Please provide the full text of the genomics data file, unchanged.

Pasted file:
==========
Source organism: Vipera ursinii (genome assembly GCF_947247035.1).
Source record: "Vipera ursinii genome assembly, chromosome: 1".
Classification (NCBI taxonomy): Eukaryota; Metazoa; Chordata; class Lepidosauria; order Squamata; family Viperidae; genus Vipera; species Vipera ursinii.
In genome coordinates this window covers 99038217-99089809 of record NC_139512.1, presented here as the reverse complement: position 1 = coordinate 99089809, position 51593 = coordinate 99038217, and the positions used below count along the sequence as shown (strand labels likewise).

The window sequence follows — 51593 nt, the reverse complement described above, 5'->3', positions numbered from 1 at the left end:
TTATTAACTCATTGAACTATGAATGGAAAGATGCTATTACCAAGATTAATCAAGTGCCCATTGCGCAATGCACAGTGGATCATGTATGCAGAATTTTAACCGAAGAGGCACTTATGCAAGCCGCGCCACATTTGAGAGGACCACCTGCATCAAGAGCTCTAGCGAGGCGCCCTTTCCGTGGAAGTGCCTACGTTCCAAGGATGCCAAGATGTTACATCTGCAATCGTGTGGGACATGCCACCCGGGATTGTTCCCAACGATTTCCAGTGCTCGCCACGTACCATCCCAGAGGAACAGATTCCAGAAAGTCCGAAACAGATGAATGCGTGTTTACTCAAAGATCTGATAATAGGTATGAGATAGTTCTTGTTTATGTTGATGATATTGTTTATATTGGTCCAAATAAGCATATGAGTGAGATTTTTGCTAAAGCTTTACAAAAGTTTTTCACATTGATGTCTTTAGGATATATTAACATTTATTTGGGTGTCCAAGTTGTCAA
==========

Source organism: Vipera ursinii (genome assembly GCF_947247035.1).
Source record: "Vipera ursinii genome assembly, chromosome: 1".
Classification (NCBI taxonomy): Eukaryota; Metazoa; Chordata; class Lepidosauria; order Squamata; family Viperidae; genus Vipera; species Vipera ursinii.
In genome coordinates this window covers 99038217-99089809 of record NC_139512.1, presented here as the reverse complement: position 1 = coordinate 99089809, position 51593 = coordinate 99038217, and the positions used below count along the sequence as shown (strand labels likewise).

The window sequence follows — 51593 nt, the reverse complement described above, 5'->3', positions numbered from 1 at the left end:
TTATTAACTCATTGAACTATGAATGGAAAGATGCTATTACCAAGATTAATCAAGTGCCCATTGCGCAATGCACAGTGGATCATGTATGCAGAATTTTAACCGAAGAGGCACTTATGCAAGCCGCGCCACATTTGAGAGGACCACCTGCATCAAGAGCTCTAGCGAGGCGCCCTTTCCGTGGAAGTGCCTACGTTCCAAGGATGCCAAGATGTTACATCTGCAATCGTGTGGGACATGCCACCCGGGATTGTTCCCAACGATTTCCAGTGCTCGCCACGTACCATCCCAGAGGAACAGATTCCAGAAAGTCCGAAACAGATGAATGCGTGTTTACTCAAAGATCTGATAATAGGTATGAGATAGTTCTTGTTTATGTTGATGATATTGTTTATATTGGTCCAAATAAGCATATGAGTGAGATTTTTGCTAAAGCTTTACAAAAGTTTTTCACATTGATGTCTTTAGGATATATTAACATTTATTTGGGTGTCCAAGTTGTCAA